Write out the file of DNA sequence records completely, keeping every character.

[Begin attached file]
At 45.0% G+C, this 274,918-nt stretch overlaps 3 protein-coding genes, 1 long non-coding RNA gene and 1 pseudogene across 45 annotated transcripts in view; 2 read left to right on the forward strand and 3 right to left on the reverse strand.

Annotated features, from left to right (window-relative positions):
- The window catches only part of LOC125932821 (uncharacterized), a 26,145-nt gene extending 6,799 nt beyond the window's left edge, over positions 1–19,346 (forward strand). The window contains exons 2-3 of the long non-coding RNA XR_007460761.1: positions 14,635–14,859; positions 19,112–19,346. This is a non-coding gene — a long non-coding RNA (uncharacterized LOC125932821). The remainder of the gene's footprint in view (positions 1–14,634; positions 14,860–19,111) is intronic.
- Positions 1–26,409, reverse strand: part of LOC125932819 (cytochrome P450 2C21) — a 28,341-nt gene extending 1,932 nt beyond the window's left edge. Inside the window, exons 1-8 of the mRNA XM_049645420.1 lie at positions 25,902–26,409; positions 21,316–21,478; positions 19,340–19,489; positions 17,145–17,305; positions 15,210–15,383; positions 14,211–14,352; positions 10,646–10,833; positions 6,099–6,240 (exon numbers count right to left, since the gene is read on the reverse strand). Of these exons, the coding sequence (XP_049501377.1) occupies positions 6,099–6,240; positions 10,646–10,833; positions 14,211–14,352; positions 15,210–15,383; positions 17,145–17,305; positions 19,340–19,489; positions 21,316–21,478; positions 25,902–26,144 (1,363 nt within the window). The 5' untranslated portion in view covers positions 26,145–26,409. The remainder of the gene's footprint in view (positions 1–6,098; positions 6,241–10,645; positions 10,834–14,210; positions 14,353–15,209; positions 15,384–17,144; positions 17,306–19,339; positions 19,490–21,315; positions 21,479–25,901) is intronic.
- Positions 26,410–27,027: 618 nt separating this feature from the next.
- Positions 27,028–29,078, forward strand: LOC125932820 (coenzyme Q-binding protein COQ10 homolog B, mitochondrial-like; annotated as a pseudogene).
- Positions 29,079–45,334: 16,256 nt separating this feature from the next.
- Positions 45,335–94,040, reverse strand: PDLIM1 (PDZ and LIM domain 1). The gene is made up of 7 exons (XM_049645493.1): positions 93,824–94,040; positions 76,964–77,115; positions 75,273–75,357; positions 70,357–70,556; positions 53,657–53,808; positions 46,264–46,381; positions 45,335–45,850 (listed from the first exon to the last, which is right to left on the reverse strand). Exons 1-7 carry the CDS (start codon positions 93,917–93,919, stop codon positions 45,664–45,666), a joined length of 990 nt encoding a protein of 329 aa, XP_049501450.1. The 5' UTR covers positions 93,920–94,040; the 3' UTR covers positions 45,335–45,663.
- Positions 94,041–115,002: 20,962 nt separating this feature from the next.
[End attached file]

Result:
At 45.0% G+C, this 274,918-nt stretch overlaps 3 protein-coding genes, 1 long non-coding RNA gene and 1 pseudogene across 45 annotated transcripts in view; 2 read left to right on the forward strand and 3 right to left on the reverse strand.

Annotated features, from left to right (window-relative positions):
- The window catches only part of LOC125932821 (uncharacterized), a 26,145-nt gene extending 6,799 nt beyond the window's left edge, over positions 1–19,346 (forward strand). The window contains exons 2-3 of the long non-coding RNA XR_007460761.1: positions 14,635–14,859; positions 19,112–19,346. This is a non-coding gene — a long non-coding RNA (uncharacterized LOC125932821). The remainder of the gene's footprint in view (positions 1–14,634; positions 14,860–19,111) is intronic.
- Positions 1–26,409, reverse strand: part of LOC125932819 (cytochrome P450 2C21) — a 28,341-nt gene extending 1,932 nt beyond the window's left edge. Inside the window, exons 1-8 of the mRNA XM_049645420.1 lie at positions 25,902–26,409; positions 21,316–21,478; positions 19,340–19,489; positions 17,145–17,305; positions 15,210–15,383; positions 14,211–14,352; positions 10,646–10,833; positions 6,099–6,240 (exon numbers count right to left, since the gene is read on the reverse strand). Of these exons, the coding sequence (XP_049501377.1) occupies positions 6,099–6,240; positions 10,646–10,833; positions 14,211–14,352; positions 15,210–15,383; positions 17,145–17,305; positions 19,340–19,489; positions 21,316–21,478; positions 25,902–26,144 (1,363 nt within the window). The 5' untranslated portion in view covers positions 26,145–26,409. The remainder of the gene's footprint in view (positions 1–6,098; positions 6,241–10,645; positions 10,834–14,210; positions 14,353–15,209; positions 15,384–17,144; positions 17,306–19,339; positions 19,490–21,315; positions 21,479–25,901) is intronic.
- Positions 26,410–27,027: 618 nt separating this feature from the next.
- Positions 27,028–29,078, forward strand: LOC125932820 (coenzyme Q-binding protein COQ10 homolog B, mitochondrial-like; annotated as a pseudogene).
- Positions 29,079–45,334: 16,256 nt separating this feature from the next.
- Positions 45,335–94,040, reverse strand: PDLIM1 (PDZ and LIM domain 1). The gene is made up of 7 exons (XM_049645493.1): positions 93,824–94,040; positions 76,964–77,115; positions 75,273–75,357; positions 70,357–70,556; positions 53,657–53,808; positions 46,264–46,381; positions 45,335–45,850 (listed from the first exon to the last, which is right to left on the reverse strand). Exons 1-7 carry the CDS (start codon positions 93,917–93,919, stop codon positions 45,664–45,666), a joined length of 990 nt encoding a protein of 329 aa, XP_049501450.1. The 5' UTR covers positions 93,920–94,040; the 3' UTR covers positions 45,335–45,663.
- Positions 94,041–115,002: 20,962 nt separating this feature from the next.